DAILY CATHOLIC WEDNESDAY November 4, 1998 vol. 9, no. 216
NEWS & VIEWS
PAPAL CONDOLENCES FOR HURRICANE VICTIMS AS LATIN CHURCHES PLEAD FOR HELP AND KNIGHTS OF MALTA PLEDGE ASSISTANCE
VATICAN (CWNews.com) -- Pope John Paul II has sent a telegram of condolences to the victims of Hurricane Mitch in Central America.
The papal message, signed in the Pontiff's name by Cardinal Angelo Sodano, the Vatican Secretary of State, was addressed to Archbishop Luigi Travaglino, the papal nuncio in Nicaragua. Although Nicaragua bore the brunt of the destruction, the Pope also acknowledged the heavy losses suffered by people in Honduras, El Salvador, Guatemala, and parts of Mexico. The storm is believed to have caused 7,000 deaths. Pope John Paul called on "all people of good will" to show their "fraternal sentiments of solidarity and Christian charity" toward the surviving victims of the hurricane, by providing fast and effective aid.
In a telephone interview with the Italian daily Avvenire, Archbishop Travaglino reported that the entire northern section of Nicaragua has been isolated by heavy flooding. With more than 100 bridges destroyed, he said, it will be difficult to deliver emergency supplies to that region. Many people are now being reported missing, and many families have lost their homes and possessions. Now, the nuncio reported, officials fear an outbreak of disease, arising from the unsanitary conditions in which the homeless refugees are forced to live.
Catholic authorities in Nicaragua and Honduras, the two Central American countries most damaged by Hurricane Mitch, yesterday sent out a desperate plea for international help.
In Managua, Nicaragua's capital, Cardinal Miguel Obando y Bravo celebrated a Mass in memory of the more than 2,000 storm victims-- in a country of only 4 million people-- and said that "we have made headlines because of the disaster; now we hope we can make headlines again because of the international aid."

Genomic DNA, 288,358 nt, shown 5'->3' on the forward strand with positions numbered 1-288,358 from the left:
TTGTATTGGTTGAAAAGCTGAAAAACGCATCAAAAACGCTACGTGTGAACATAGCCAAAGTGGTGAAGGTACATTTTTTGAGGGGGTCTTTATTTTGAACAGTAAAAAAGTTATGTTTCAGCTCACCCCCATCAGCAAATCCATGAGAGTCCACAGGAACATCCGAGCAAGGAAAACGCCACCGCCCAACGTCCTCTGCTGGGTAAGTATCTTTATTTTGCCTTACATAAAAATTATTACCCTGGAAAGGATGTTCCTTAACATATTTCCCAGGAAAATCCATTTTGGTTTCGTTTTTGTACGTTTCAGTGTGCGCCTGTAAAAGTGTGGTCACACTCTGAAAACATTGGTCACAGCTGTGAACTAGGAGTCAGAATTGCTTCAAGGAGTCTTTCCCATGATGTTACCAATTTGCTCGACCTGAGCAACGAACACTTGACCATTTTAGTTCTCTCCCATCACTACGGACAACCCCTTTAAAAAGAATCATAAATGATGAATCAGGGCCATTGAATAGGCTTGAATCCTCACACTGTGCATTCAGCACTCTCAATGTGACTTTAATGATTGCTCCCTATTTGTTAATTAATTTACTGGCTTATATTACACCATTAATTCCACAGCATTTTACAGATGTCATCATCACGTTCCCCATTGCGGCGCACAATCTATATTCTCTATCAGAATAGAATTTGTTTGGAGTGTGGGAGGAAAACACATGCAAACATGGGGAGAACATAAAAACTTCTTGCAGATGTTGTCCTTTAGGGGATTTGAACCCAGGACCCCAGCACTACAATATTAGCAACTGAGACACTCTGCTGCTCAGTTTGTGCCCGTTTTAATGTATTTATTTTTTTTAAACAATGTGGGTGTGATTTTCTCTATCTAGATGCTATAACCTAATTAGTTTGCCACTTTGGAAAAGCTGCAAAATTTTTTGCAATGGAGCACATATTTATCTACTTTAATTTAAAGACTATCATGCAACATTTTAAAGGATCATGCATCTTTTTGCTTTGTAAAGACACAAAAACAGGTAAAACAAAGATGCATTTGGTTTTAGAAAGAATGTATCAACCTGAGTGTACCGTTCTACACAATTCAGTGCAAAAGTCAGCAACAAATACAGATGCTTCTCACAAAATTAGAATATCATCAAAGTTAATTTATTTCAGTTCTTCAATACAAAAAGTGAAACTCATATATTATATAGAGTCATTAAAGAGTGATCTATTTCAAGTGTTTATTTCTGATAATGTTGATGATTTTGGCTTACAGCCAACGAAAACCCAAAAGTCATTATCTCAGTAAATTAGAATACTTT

The hurrican has affected more than 700,000 Nicaraguans and has destroyed about 70 percent of the country's roads, thus becoming the worst natural disaster since the 1986 earthquake there. "Mitch has turned our country in an immense ocean of needs," said Cardinal Obando, "but we have to move forward and overcome the punishment of nature, as we did before with the war, hurricanes, and earthquakes."
Meanwhile in Honduras, where Mitch has become the worst natural disaster registered in the country's history, Archbishop Oscar Andres Rodruigez Maradiaga of Tegucigalpa called upon his people to "keep faith in God, who never forgets his children," and said that "this is the time to show strength and to bring consolation to the many who are suffering." Honduras, also with around 4 million inhabitants, has lost more than 5,000 lives as a consequence of the hurricane, which has left almost no Honduran family untouched by tragedy.
In addition to those who have been killed, 250,000 people in Honduras have been evacuated, and almost half the population has lost some or all of their property.
"More than ever, we need the support, the friendly hand of the international community, especially the most developed nations, in order to overcome this tragedy," Archbishop Rodruigez said. He announced that several volunteer groups have already joined the Catholic association Caritas to begin relief efforts, but the demand for food, medicines, and safe drinking water "have far exceeded all of our supplies."
In response to their pleas and the Holy Father's call for help, the Knights of Malta have pledged a $3 million relief effort to help the victims of hurricane Mitch in Nicaragua.
Sir Edward Artis, a leader of the charitable order, announced that the Knights would concentrate on delivering medical supplies to combat the risks of various diseases, especially the infectious diseases that could produce an epidemic in the areas where thousands of people have been left homeless.
Having visited the areas hit by the hurricane, and seen the devastation,
representatives of the Knights of Malta sent out an urgent plea for special
funding, Artis said. He said that the appeals asked for help from
organizations which could provide "food, blankets, medicine, cooking
equipment, and water-purification supplies."
Articles provided through Catholic World News Service.
NEWS & VIEWS